YouTube’s design captures users’ attention through visual content that is relevant to them. Through rigorous A/B testing, YouTube is optimised to the highest degree. It provides the simplest possible UX design, opening the fastest routes to the next piece of content.
It does this by keeping the user on a conveyor belt of videos, so to speak. With a combination of its autoplay feature, recommendations or prompts from the creators themselves, you are guided through to another video as quickly as possible. The endless cycle is now colloquially known as the YouTube 'rabbit hole'.
It’s all about personalisation
A major advantage YouTube has is how it works with everyone’s favourite search engine, Google. Through complicated machine learning, compiling native data such as likes, dislikes, and video views combined with Google’s data creates a huge pool of behavioural information which YouTube can pull from.
It’s sometimes easy to forget design isn’t just what we see visually. UX design sits underneath the UI, the design we see. YouTube are UX master and they receive this accolade through intelligent personalisation.
With all the data on the content you enjoy watching, your Youtube homepage will be tailored to you. It offers an infinitely scrolling page with videos that match those which are similar to the ones you enjoy. Combined with trending videos and your subscription, it increases engagement exponentially.
Meanwhile, users are receiving a dopamine hit through learning, education, humour, curiosity and all the other emotional appeals that stimulate our internal reward system, the neurotransmitter Dopamine.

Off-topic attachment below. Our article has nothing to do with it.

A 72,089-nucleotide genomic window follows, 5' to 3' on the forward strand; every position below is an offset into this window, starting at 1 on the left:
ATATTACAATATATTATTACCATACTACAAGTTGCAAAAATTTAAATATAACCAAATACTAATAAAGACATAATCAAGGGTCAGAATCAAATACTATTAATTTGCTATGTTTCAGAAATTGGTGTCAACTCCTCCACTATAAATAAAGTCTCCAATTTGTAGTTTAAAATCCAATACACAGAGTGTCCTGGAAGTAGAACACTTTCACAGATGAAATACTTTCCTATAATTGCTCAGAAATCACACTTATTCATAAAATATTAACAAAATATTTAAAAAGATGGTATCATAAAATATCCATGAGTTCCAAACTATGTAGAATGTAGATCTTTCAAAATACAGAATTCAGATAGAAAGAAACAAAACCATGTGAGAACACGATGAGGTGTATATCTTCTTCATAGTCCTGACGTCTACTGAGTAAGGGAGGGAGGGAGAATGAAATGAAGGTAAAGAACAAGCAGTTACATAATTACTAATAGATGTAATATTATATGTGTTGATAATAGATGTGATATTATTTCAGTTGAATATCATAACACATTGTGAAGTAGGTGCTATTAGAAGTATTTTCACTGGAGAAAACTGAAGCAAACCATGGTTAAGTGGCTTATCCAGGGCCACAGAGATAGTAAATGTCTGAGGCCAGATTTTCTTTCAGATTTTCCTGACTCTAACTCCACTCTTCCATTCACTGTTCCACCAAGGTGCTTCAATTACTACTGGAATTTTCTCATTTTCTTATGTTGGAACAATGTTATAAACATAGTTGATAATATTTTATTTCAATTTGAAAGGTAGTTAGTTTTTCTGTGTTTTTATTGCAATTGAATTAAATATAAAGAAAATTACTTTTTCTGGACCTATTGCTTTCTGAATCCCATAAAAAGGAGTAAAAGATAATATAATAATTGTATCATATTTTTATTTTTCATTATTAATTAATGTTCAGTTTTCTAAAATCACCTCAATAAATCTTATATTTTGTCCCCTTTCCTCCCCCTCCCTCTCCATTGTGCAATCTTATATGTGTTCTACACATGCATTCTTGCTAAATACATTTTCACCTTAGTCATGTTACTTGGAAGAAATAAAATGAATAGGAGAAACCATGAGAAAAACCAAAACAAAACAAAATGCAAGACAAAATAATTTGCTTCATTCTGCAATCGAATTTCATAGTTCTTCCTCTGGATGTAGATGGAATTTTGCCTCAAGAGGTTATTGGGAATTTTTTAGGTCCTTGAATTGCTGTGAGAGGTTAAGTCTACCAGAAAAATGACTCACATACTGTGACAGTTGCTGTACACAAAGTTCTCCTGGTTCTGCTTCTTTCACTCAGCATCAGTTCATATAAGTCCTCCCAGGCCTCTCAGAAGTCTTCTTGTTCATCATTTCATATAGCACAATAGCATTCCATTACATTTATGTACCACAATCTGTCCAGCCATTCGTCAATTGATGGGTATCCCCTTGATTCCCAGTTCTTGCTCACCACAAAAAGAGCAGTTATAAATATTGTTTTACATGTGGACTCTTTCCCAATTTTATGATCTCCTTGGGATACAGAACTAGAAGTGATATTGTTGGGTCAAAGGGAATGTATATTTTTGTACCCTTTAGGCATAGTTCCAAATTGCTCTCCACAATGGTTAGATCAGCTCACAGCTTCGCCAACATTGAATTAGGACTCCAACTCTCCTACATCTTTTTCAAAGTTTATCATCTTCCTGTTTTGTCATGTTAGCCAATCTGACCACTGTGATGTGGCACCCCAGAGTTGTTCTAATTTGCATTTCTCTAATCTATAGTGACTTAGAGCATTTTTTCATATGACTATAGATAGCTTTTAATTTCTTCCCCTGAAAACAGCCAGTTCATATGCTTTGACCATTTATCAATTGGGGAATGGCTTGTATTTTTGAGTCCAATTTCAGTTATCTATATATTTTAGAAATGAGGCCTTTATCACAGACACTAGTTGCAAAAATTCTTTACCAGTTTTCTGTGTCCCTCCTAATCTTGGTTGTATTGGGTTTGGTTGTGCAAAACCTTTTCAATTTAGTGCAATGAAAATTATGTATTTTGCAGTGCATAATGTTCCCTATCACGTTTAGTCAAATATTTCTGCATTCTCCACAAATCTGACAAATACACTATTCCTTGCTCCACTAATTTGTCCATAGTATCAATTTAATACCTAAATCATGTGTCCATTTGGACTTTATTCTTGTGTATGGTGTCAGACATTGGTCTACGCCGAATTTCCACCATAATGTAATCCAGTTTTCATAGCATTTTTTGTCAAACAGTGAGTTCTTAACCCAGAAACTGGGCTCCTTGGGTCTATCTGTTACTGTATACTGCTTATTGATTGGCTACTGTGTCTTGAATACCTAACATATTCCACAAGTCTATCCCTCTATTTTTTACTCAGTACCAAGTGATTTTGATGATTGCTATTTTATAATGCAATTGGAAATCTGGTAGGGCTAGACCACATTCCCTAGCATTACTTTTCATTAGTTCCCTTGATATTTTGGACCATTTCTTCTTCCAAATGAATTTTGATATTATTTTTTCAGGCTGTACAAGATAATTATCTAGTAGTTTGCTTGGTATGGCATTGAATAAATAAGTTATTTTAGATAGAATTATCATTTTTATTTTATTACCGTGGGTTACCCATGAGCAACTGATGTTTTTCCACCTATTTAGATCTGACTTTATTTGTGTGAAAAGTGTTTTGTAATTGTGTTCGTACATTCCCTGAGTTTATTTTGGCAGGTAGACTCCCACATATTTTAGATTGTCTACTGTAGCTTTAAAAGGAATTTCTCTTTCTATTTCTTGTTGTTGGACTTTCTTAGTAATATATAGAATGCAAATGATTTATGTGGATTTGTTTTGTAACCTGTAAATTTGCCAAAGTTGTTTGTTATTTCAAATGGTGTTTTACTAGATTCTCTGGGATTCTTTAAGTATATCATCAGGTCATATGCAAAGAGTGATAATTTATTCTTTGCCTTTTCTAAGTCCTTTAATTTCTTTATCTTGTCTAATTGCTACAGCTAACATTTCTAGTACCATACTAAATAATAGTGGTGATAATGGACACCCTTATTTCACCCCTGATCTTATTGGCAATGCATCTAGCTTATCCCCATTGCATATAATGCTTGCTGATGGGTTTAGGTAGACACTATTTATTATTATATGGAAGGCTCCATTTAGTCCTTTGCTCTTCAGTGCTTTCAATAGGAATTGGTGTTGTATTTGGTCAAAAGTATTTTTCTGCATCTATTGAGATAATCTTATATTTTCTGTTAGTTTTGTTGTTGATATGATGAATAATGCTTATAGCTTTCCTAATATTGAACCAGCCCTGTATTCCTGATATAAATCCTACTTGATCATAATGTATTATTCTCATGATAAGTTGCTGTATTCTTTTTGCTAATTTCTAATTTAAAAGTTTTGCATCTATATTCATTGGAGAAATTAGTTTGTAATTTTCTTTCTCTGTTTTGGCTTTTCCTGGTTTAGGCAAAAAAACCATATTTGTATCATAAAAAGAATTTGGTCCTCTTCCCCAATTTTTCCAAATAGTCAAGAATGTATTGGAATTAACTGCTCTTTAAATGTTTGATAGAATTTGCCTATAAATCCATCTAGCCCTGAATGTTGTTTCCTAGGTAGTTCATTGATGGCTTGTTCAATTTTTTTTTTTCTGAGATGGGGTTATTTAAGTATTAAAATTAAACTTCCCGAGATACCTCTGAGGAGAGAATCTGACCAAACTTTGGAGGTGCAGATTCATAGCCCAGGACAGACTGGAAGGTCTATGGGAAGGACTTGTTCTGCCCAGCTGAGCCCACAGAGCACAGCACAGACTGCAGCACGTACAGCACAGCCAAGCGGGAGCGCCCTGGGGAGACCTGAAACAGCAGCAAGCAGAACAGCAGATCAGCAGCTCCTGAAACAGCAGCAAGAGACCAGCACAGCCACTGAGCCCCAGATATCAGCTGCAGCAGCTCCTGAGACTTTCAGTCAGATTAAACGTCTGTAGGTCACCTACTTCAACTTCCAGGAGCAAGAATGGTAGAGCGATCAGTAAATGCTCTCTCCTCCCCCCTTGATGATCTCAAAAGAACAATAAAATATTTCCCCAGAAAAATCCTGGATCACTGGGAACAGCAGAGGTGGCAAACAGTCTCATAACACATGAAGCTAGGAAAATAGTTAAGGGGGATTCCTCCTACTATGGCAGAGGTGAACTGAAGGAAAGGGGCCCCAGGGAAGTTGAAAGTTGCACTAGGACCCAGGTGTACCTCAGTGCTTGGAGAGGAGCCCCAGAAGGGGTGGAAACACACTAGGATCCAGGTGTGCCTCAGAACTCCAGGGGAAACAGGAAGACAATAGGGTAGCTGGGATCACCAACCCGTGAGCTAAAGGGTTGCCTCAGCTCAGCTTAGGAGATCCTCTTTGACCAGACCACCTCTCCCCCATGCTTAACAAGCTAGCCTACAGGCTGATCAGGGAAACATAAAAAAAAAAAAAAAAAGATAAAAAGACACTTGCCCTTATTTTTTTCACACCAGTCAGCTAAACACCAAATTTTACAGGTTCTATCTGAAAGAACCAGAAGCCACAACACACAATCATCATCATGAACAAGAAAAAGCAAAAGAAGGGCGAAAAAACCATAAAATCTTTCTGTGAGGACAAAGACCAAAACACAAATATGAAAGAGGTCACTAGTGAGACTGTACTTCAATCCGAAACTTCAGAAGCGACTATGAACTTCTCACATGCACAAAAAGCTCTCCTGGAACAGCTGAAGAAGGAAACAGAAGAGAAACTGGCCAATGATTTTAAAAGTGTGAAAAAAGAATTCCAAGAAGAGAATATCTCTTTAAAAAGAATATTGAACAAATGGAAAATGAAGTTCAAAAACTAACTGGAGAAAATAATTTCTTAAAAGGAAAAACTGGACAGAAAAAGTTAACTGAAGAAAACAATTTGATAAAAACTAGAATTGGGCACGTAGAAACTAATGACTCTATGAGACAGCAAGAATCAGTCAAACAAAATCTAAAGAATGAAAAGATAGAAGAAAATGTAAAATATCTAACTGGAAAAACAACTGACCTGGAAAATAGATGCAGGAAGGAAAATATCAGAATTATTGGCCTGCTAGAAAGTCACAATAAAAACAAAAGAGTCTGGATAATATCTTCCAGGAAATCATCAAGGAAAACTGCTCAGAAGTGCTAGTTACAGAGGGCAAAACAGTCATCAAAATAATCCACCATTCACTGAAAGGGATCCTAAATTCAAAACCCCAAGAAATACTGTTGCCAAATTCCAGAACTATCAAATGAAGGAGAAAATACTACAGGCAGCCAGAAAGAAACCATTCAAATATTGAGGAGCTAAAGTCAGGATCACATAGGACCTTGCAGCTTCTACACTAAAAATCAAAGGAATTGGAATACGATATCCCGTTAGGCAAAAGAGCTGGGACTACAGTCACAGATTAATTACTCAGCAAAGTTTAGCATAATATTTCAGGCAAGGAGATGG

YouTube wins. Because when you come back again, say in 24 hours, there will have been another 720,000 hours worth of content uploaded ready for a newly personalised experience.
Everyone’s favourite photo-sharing app, Instagram keeps us coming back like no other social media app does. A hive for social activities, from its humble 1080x1080 square beginnings, the app has gone on to dominate with features such as stories and reels that give us a range of ways to share our lives with our families, friends and fans. With over a quarter of the world's internet users visiting the app each month, it’s got to be doing something right to keep our attention.
To start, Instagram is built on one of the most cunning and addictive features ever created. The like button. What started as an innocent idea, has turned into a much more nefarious problem. Even one of the original designers of the Facebook like button, Justin Rosenstein, has said “It is common for humans to develop things with the best of intentions and for them to have unintended, negative consequences.”
The like button is the main design feature that draws users back. When we receive that like, we get a rush. A feeling of validation. Social acceptance. It’s a modern currency traded all over the internet - and it has an extremely high value - To us and advertisers. Every time we receive a like we get a blast of dopamine.
To make matters more serious, the like button has a partner in crime. The push notification. It is one of the main reasons we return to an app as often as we do. When we receive notifications with likes or interactions, we want to engage.
The more we engage, the more dependent on the app we become. The app’s design exploits our need for interaction and wanting to be involved. Got FOMO anyone? The continuous feedback loop creates a habit that’s hard to break, making the like button one of the most powerful AND dangerous design features of the digital age.
Gambling in disguise